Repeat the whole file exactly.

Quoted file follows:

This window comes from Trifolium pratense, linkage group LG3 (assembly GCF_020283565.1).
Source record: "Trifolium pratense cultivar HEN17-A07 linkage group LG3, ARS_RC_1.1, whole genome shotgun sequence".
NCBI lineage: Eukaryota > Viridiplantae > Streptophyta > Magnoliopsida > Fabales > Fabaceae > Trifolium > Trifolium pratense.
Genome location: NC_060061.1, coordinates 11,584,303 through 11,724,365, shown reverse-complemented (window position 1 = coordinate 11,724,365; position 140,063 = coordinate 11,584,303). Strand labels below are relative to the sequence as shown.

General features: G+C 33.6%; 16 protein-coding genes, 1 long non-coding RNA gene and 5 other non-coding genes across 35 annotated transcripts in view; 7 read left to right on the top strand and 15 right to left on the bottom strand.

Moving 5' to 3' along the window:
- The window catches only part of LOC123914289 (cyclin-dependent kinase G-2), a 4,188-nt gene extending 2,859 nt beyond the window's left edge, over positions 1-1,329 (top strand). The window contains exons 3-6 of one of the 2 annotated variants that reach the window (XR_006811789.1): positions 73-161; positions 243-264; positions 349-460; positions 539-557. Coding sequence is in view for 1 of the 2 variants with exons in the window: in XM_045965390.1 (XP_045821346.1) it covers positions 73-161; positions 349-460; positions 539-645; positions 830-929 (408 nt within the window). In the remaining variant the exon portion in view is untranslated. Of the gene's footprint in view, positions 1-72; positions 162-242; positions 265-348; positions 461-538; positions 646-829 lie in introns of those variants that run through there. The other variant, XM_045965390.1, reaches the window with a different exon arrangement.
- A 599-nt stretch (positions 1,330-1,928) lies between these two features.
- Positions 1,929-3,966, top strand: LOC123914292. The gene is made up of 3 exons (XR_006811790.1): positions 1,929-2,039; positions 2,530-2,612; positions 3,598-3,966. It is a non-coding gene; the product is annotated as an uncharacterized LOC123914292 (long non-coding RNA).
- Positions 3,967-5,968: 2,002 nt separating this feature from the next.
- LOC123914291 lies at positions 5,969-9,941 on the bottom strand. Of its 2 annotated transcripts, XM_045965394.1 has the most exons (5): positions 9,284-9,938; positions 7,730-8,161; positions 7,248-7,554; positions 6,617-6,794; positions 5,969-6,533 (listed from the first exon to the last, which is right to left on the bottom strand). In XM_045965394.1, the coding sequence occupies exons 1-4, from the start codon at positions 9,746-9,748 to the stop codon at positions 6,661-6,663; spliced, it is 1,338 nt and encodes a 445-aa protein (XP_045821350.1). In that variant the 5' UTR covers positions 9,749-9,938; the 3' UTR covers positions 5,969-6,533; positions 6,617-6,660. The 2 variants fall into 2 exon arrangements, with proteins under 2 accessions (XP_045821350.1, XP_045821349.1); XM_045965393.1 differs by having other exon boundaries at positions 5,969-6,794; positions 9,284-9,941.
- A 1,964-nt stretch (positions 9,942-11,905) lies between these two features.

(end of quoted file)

This window comes from Trifolium pratense, linkage group LG3 (assembly GCF_020283565.1).
Source record: "Trifolium pratense cultivar HEN17-A07 linkage group LG3, ARS_RC_1.1, whole genome shotgun sequence".
NCBI lineage: Eukaryota > Viridiplantae > Streptophyta > Magnoliopsida > Fabales > Fabaceae > Trifolium > Trifolium pratense.
Genome location: NC_060061.1, coordinates 11,584,303 through 11,724,365, shown reverse-complemented (window position 1 = coordinate 11,724,365; position 140,063 = coordinate 11,584,303). Strand labels below are relative to the sequence as shown.

General features: G+C 33.6%; 16 protein-coding genes, 1 long non-coding RNA gene and 5 other non-coding genes across 35 annotated transcripts in view; 7 read left to right on the top strand and 15 right to left on the bottom strand.

Moving 5' to 3' along the window:
- The window catches only part of LOC123914289 (cyclin-dependent kinase G-2), a 4,188-nt gene extending 2,859 nt beyond the window's left edge, over positions 1-1,329 (top strand). The window contains exons 3-6 of one of the 2 annotated variants that reach the window (XR_006811789.1): positions 73-161; positions 243-264; positions 349-460; positions 539-557. Coding sequence is in view for 1 of the 2 variants with exons in the window: in XM_045965390.1 (XP_045821346.1) it covers positions 73-161; positions 349-460; positions 539-645; positions 830-929 (408 nt within the window). In the remaining variant the exon portion in view is untranslated. Of the gene's footprint in view, positions 1-72; positions 162-242; positions 265-348; positions 461-538; positions 646-829 lie in introns of those variants that run through there. The other variant, XM_045965390.1, reaches the window with a different exon arrangement.
- A 599-nt stretch (positions 1,330-1,928) lies between these two features.
- Positions 1,929-3,966, top strand: LOC123914292. The gene is made up of 3 exons (XR_006811790.1): positions 1,929-2,039; positions 2,530-2,612; positions 3,598-3,966. It is a non-coding gene; the product is annotated as an uncharacterized LOC123914292 (long non-coding RNA).
- Positions 3,967-5,968: 2,002 nt separating this feature from the next.
- LOC123914291 lies at positions 5,969-9,941 on the bottom strand. Of its 2 annotated transcripts, XM_045965394.1 has the most exons (5): positions 9,284-9,938; positions 7,730-8,161; positions 7,248-7,554; positions 6,617-6,794; positions 5,969-6,533 (listed from the first exon to the last, which is right to left on the bottom strand). In XM_045965394.1, the coding sequence occupies exons 1-4, from the start codon at positions 9,746-9,748 to the stop codon at positions 6,661-6,663; spliced, it is 1,338 nt and encodes a 445-aa protein (XP_045821350.1). In that variant the 5' UTR covers positions 9,749-9,938; the 3' UTR covers positions 5,969-6,533; positions 6,617-6,660. The 2 variants fall into 2 exon arrangements, with proteins under 2 accessions (XP_045821350.1, XP_045821349.1); XM_045965393.1 differs by having other exon boundaries at positions 5,969-6,794; positions 9,284-9,941.
- A 1,964-nt stretch (positions 9,942-11,905) lies between these two features.